Zuma’s Days Numbered As South African Leader

South Africa President Jacob Zuma’s remaining time in office is hanging by a thread as he is beleaguered on all sides with calls to resign.

Zuma has refused to step aside despite a call from 20 leaders of the dominant political party in the country, the African National Congress.

Later this week, he is scheduled to give a State of the Nation address.

His critics want him gone before the speech, so a new leader can outline a political agenda for the coming year in a fresh start.

Allegations of corruption

Zuma is tainted with allegations of corruption and poor leadership that have pushed the country to the brink of economic disaster.

His term in office is not due to end until next year. Zuma is serving his second and constitutionally last term and was ousted as the ANC leader in December.

Opposition leader Julius Malema revealed Zuma has refused to give up his power.

“He refused to resign, and he told them to take a decision to remove him if they so wish to do so because he didn’t do anything wrong to the country. He’s arguing that he complied with all legal instructions including paying back money, what more do they want from him,” he Tweeted.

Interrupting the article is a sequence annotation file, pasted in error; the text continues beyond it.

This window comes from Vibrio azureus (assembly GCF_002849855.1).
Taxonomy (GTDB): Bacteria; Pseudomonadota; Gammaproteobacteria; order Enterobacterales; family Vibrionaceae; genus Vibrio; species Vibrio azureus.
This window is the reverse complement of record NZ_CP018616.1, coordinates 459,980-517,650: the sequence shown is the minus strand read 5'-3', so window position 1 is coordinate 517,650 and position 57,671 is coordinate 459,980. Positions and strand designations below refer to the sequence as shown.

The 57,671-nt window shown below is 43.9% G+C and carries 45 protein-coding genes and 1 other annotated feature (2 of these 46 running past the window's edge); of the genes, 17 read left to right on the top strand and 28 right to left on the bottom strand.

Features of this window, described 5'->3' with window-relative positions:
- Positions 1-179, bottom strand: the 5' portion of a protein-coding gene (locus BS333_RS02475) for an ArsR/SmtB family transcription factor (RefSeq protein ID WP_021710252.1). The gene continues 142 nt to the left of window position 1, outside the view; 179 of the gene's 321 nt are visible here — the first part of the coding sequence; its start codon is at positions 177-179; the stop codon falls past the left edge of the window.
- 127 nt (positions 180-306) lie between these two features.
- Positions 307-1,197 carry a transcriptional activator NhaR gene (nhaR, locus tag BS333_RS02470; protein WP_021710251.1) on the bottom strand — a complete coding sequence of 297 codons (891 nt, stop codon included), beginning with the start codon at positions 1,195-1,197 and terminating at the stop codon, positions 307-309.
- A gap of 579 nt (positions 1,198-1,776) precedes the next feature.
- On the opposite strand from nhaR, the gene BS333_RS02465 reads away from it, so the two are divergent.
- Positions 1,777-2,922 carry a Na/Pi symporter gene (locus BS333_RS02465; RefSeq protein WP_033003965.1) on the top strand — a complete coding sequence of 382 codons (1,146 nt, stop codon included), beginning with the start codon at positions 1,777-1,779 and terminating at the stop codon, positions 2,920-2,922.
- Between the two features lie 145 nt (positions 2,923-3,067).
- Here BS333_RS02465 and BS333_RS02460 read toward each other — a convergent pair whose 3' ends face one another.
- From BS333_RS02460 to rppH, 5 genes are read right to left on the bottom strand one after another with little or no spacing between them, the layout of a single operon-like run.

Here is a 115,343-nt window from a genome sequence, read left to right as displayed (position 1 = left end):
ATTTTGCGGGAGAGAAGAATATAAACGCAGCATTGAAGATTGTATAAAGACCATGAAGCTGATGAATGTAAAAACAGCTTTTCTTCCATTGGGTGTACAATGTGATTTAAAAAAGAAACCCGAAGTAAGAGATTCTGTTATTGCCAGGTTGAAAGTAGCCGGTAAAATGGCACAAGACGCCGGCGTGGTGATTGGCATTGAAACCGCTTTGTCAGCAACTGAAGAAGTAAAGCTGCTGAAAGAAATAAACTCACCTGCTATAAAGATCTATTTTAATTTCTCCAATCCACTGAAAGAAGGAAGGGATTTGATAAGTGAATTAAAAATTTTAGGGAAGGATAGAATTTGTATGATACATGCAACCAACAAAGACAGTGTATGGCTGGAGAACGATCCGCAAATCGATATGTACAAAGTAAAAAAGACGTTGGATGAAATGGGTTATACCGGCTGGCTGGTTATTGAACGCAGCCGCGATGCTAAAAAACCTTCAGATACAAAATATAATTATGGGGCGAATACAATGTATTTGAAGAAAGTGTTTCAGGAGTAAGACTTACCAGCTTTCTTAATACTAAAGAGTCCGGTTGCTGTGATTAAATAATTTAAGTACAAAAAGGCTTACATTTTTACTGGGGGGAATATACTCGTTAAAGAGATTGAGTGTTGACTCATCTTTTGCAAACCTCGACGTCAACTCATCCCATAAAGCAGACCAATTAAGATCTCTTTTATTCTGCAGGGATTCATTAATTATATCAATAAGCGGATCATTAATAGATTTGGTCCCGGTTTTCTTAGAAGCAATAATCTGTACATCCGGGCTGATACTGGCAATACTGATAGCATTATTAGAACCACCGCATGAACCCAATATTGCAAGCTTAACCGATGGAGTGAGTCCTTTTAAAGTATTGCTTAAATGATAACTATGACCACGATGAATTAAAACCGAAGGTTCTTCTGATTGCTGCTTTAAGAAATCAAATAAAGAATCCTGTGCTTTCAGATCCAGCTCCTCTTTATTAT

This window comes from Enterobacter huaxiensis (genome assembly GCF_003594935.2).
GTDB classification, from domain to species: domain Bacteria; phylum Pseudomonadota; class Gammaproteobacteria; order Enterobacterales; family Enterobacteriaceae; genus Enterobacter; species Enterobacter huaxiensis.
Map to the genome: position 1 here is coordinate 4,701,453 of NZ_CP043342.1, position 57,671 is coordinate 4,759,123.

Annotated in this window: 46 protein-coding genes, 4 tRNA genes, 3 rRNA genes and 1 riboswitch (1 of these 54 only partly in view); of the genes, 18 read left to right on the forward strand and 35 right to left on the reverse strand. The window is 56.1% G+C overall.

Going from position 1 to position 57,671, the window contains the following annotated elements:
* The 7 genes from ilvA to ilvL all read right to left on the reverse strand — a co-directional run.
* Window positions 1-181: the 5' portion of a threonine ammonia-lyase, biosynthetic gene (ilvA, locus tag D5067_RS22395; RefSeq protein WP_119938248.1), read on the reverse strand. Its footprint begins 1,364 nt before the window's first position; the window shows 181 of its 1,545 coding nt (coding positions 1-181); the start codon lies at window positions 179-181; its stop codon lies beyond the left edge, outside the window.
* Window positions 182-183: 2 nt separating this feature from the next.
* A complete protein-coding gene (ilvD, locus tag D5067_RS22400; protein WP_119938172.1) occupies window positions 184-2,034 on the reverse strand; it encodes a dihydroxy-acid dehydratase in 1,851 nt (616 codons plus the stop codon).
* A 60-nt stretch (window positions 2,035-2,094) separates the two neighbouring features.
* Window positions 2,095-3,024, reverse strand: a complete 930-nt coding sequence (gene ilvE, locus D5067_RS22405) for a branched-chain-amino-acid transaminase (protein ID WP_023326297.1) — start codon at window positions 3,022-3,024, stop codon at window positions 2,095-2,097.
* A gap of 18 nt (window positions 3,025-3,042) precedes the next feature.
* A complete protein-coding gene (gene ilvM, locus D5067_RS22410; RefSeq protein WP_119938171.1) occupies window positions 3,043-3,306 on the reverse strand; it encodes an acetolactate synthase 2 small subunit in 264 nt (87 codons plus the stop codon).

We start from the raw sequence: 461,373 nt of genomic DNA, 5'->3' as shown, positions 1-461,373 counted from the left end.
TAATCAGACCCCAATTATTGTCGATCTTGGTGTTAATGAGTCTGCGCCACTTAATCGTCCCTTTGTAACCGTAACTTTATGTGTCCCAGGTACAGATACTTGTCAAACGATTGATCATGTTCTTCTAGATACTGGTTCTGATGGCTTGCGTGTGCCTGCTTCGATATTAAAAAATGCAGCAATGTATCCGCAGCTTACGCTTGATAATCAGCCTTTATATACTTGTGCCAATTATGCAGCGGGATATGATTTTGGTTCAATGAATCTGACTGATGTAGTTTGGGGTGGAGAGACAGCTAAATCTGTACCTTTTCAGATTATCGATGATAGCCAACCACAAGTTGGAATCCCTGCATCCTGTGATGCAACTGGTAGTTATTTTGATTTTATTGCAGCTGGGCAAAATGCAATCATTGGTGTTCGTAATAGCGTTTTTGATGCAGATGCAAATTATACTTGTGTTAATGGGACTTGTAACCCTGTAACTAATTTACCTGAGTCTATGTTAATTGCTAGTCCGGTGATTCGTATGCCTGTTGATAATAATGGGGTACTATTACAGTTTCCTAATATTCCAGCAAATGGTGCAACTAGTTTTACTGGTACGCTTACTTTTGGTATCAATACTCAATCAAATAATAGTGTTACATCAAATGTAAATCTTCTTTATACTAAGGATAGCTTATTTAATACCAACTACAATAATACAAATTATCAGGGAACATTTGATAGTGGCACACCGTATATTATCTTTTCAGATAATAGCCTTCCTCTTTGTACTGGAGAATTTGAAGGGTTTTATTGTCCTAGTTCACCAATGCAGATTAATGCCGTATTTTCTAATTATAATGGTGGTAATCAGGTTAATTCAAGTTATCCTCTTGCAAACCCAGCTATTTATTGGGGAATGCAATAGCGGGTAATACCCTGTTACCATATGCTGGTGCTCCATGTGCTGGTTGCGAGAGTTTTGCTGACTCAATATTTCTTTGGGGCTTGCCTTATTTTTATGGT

Other sources have speculated that Zuma is hanging on for confirmation he and his family will be protected from prosecution.

Opposition table no-confidence motion

Many of the corruption allegations relate to Zuma spending government money to extend and refurbish his own home and claims that he has profited from a relationship with a wealthy family who critics say were awarded lucrative contracts.

Besides the talks to eject Zuma, the opposition Economic Freedom Fighters (EEF) have tabled a motion in Parliament for a vote of no-confidence that would likely topple his government if successful.

Zuma has triggered protests on the streets and a split in the ANC, but most voters believe his days are numbered as head of government.

His likely successor would be Cyril Ramaphosa, Zuma’s former deputy and now leader of the ANC. He was appointed on an anti-corruption platform but served as Zuma’s right-hand man for several years.